US Secretary of State Condoleezza Rice has urged African leaders to speak out against forced evictions in Zimbabwe and other alleged human rights abuses.
Some children have left school after their homes were demolished
She urged the African Union to speak out over the "tragic" events.
G8 ministers in London expressed strong concern about events in Zimbabwe and called on African countries to act.
Zimbabwean police and city-dwellers were earlier urged to be careful when demolishing illegal structures after two children were crushed to death.
A state-controlled newspaper in Zimbabwe has said that two young children were crushed to death when their homes were knocked down on the outskirts of the capital, Harare.
These are the first reported deaths in a four-week crackdown, called Operation Murambatsvina [Drive out rubbish].
One of those killed was the 18-month-old son of a police officer, reports the state-run Herald newspaper.
The UN says at least 200,000 have been left homeless in the operation, which has been condemned by the G8 group.
President Robert Mugabe says the crackdown is designed to "restore sanity" in urban areas, which he says have become overrun with criminals.
The Herald also reports that seven buildings in the centre of the capital, Harare, have been closed due to overcrowding and "health risks".
"We would like to urge those demolishing illegal structures to ensure the safety of everyone," said police spokesman Wayne Bvudzijena.
Terence Munyaka, 18 months, died on Sunday from head injuries after the walls of his house fell down in the commuter town of Chitungwiza, south of Harare.
Charmaine Nyika, aged two, died on 8 June in a similar incident in Harare, the Herald says.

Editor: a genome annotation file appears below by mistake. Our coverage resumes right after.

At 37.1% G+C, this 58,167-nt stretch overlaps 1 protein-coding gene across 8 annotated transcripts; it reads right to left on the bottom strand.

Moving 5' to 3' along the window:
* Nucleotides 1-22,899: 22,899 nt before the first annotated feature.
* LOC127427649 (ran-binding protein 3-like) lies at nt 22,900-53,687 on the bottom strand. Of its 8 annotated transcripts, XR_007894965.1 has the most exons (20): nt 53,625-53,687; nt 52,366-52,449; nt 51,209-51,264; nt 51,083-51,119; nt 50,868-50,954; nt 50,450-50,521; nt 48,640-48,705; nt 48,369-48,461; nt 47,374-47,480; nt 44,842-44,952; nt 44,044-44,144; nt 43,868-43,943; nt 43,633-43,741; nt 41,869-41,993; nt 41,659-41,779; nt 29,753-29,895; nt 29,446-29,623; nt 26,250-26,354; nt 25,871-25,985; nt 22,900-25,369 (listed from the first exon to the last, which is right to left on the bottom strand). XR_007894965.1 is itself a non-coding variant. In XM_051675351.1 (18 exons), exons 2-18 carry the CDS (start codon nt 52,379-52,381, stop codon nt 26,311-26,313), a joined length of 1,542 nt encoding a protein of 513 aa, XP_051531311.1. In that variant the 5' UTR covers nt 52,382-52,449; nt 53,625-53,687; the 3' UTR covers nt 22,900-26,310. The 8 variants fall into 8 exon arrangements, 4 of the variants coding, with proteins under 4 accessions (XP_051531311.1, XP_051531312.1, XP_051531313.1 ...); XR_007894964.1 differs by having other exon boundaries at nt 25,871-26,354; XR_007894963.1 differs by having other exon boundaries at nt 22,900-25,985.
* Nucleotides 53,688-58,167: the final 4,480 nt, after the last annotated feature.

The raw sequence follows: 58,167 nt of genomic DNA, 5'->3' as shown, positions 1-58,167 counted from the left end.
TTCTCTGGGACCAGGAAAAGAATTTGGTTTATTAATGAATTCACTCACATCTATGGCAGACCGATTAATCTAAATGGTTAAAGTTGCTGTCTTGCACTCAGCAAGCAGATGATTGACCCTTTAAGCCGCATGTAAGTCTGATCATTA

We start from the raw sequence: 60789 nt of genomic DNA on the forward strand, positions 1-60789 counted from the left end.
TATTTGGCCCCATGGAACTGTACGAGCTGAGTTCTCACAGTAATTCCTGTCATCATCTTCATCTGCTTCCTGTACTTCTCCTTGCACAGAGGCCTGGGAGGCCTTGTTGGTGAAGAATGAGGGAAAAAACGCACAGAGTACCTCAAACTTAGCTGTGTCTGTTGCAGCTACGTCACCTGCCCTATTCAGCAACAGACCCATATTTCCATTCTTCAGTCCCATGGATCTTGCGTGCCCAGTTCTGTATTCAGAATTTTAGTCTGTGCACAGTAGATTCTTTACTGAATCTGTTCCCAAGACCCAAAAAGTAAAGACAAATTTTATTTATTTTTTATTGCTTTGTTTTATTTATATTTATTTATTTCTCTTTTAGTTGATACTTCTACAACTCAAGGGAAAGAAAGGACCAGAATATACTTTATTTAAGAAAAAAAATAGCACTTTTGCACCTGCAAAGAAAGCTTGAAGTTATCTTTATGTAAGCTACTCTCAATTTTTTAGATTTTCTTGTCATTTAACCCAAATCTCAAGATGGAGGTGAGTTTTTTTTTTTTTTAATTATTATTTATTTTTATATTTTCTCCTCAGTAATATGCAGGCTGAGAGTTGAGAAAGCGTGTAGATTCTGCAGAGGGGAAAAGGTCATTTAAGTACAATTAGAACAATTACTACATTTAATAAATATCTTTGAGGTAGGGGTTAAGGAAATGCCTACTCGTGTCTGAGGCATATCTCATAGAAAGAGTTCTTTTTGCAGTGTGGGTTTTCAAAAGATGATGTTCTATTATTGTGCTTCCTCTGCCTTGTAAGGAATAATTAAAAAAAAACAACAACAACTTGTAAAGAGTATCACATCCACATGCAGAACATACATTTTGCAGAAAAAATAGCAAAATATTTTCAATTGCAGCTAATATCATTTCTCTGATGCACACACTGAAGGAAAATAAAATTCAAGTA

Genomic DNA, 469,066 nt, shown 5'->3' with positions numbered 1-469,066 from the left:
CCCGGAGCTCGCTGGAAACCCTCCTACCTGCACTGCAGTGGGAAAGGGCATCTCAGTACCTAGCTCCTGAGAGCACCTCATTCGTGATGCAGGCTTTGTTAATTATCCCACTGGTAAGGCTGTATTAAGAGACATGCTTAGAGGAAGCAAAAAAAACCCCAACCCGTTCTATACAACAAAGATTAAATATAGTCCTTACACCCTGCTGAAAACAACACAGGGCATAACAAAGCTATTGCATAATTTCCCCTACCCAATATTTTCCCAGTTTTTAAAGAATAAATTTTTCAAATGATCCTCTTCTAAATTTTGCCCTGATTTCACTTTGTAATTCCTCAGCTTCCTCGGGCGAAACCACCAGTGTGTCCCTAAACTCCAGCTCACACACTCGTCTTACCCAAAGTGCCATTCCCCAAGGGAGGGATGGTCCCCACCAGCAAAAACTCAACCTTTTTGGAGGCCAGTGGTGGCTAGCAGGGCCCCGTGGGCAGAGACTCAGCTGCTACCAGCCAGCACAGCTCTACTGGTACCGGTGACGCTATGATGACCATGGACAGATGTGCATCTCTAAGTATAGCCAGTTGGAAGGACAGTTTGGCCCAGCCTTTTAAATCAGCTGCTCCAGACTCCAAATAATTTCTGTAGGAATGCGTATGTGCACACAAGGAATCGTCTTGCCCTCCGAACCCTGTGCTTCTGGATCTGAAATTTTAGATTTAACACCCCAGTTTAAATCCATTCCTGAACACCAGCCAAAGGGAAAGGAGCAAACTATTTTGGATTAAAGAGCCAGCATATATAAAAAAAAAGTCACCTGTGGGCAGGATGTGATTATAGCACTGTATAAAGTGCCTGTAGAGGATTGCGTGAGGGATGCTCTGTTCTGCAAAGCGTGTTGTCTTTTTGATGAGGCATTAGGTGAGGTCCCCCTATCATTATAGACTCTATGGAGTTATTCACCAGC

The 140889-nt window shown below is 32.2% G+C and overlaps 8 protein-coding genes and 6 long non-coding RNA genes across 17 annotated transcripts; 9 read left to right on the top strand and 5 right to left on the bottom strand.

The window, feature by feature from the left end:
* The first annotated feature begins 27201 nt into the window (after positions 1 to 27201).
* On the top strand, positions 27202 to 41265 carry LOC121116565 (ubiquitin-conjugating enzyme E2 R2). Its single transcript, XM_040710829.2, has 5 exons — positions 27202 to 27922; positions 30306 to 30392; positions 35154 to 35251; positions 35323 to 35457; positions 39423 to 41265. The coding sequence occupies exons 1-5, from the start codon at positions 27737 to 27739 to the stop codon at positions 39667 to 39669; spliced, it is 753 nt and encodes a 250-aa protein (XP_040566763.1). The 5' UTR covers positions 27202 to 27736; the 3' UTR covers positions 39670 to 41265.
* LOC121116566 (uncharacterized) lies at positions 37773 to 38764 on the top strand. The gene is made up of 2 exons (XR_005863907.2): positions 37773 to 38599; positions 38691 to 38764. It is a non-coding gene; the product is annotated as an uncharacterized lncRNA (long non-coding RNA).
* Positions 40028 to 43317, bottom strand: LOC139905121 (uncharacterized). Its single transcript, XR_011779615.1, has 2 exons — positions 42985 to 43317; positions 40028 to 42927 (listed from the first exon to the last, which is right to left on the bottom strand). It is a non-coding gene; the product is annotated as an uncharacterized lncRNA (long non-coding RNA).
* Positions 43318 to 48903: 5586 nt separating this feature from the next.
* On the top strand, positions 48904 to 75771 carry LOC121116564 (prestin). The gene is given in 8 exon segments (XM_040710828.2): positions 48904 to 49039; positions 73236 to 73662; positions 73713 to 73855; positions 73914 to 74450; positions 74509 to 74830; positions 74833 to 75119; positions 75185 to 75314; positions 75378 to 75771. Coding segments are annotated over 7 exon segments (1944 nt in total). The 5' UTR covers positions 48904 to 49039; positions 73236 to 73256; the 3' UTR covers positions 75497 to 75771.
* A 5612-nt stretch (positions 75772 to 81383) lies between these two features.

The police have moved across Zimbabwe's urban areas, armed with bulldozers and sledge-hammers, destroying shacks and informal markets.
Often, residents have been made to demolish the structures themselves.
Amnesty International and the Geneva-based Centre on Housing Rights and Evictions have released a statement, they say, on behalf of 200 African and international aid groups, calling on the UN and the African Union to intervene.
They urged the AU to discuss the demolitions at next month's summit in Libya.
UK Foreign Secretary Jack Straw said African nations must stop ignoring what was happening.
"If the reports are simply half true, and we believe them to be much more than half true, this is a situation of serious international concern, and no government which subscribes to human rights and democracy should allow this kind of thing effectively to go on under their noses."
No African governments have condemned the operation.
The United Nations is due to send a special envoy to Zimbabwe to investigate the demolitions.
Some residents have been made to demolish their own homes
United States State Department deputy spokesperson Adam Ereli described the crackdown as a "tragedy, crime, horror - that the government of Zimbabwe is perpetrating on its people".
The opposition says Operation Murambatsvina is intended to punish urban voters who rejected President Mugabe in March polls.
Many people are living on the streets, while others have returned to their rural homes, encouraged by the government.
Officials also want to stamp out the black market, which they blame for Zimbabwe's economic meltdown.
A Catholic priest told the Associated Press news agency that people would never forget the "insane and evil" destruction of crops being grown on waste ground, which many rely on to supplement meagre incomes.
The blitz comes as the country urgently needs to import 1.2 million tonnes of food to avoid famine.
"It is a watershed, it is the beginning of the end, but the end will be terrible," he said.